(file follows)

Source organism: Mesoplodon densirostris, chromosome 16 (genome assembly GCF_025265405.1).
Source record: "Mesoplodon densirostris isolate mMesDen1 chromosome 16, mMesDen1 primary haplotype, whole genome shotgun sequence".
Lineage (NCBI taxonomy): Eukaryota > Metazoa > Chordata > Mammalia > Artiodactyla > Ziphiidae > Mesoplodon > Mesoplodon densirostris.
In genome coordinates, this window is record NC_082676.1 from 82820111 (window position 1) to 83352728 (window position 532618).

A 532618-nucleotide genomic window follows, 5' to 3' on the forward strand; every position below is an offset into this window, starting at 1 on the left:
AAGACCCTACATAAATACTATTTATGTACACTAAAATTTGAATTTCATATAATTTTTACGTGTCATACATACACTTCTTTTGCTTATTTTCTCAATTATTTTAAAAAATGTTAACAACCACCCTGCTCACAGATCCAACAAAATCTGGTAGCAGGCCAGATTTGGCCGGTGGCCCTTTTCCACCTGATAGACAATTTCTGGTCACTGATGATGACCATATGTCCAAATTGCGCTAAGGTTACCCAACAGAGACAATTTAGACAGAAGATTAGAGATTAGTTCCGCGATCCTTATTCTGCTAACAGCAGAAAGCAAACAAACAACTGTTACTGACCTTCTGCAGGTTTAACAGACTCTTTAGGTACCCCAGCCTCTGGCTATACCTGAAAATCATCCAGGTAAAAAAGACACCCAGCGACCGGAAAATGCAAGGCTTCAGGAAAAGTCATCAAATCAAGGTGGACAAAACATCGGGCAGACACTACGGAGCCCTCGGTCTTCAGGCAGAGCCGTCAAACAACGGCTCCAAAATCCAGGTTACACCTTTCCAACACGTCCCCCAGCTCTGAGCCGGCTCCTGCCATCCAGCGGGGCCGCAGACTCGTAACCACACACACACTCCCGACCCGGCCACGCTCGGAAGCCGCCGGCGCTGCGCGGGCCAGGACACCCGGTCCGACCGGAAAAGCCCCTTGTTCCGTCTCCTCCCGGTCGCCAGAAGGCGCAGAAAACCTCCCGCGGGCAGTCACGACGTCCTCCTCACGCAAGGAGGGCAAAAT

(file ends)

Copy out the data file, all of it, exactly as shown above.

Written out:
Source organism: Mesoplodon densirostris, chromosome 16 (genome assembly GCF_025265405.1).
Source record: "Mesoplodon densirostris isolate mMesDen1 chromosome 16, mMesDen1 primary haplotype, whole genome shotgun sequence".
Lineage (NCBI taxonomy): Eukaryota > Metazoa > Chordata > Mammalia > Artiodactyla > Ziphiidae > Mesoplodon > Mesoplodon densirostris.
In genome coordinates, this window is record NC_082676.1 from 82820111 (window position 1) to 83352728 (window position 532618).

A 532618-nucleotide genomic window follows, 5' to 3' on the forward strand; every position below is an offset into this window, starting at 1 on the left:
AAGACCCTACATAAATACTATTTATGTACACTAAAATTTGAATTTCATATAATTTTTACGTGTCATACATACACTTCTTTTGCTTATTTTCTCAATTATTTTAAAAAATGTTAACAACCACCCTGCTCACAGATCCAACAAAATCTGGTAGCAGGCCAGATTTGGCCGGTGGCCCTTTTCCACCTGATAGACAATTTCTGGTCACTGATGATGACCATATGTCCAAATTGCGCTAAGGTTACCCAACAGAGACAATTTAGACAGAAGATTAGAGATTAGTTCCGCGATCCTTATTCTGCTAACAGCAGAAAGCAAACAAACAACTGTTACTGACCTTCTGCAGGTTTAACAGACTCTTTAGGTACCCCAGCCTCTGGCTATACCTGAAAATCATCCAGGTAAAAAAGACACCCAGCGACCGGAAAATGCAAGGCTTCAGGAAAAGTCATCAAATCAAGGTGGACAAAACATCGGGCAGACACTACGGAGCCCTCGGTCTTCAGGCAGAGCCGTCAAACAACGGCTCCAAAATCCAGGTTACACCTTTCCAACACGTCCCCCAGCTCTGAGCCGGCTCCTGCCATCCAGCGGGGCCGCAGACTCGTAACCACACACACACTCCCGACCCGGCCACGCTCGGAAGCCGCCGGCGCTGCGCGGGCCAGGACACCCGGTCCGACCGGAAAAGCCCCTTGTTCCGTCTCCTCCCGGTCGCCAGAAGGCGCAGAAAACCTCCCGCGGGCAGTCACGACGTCCTCCTCACGCAAGGAGGGCAAAAT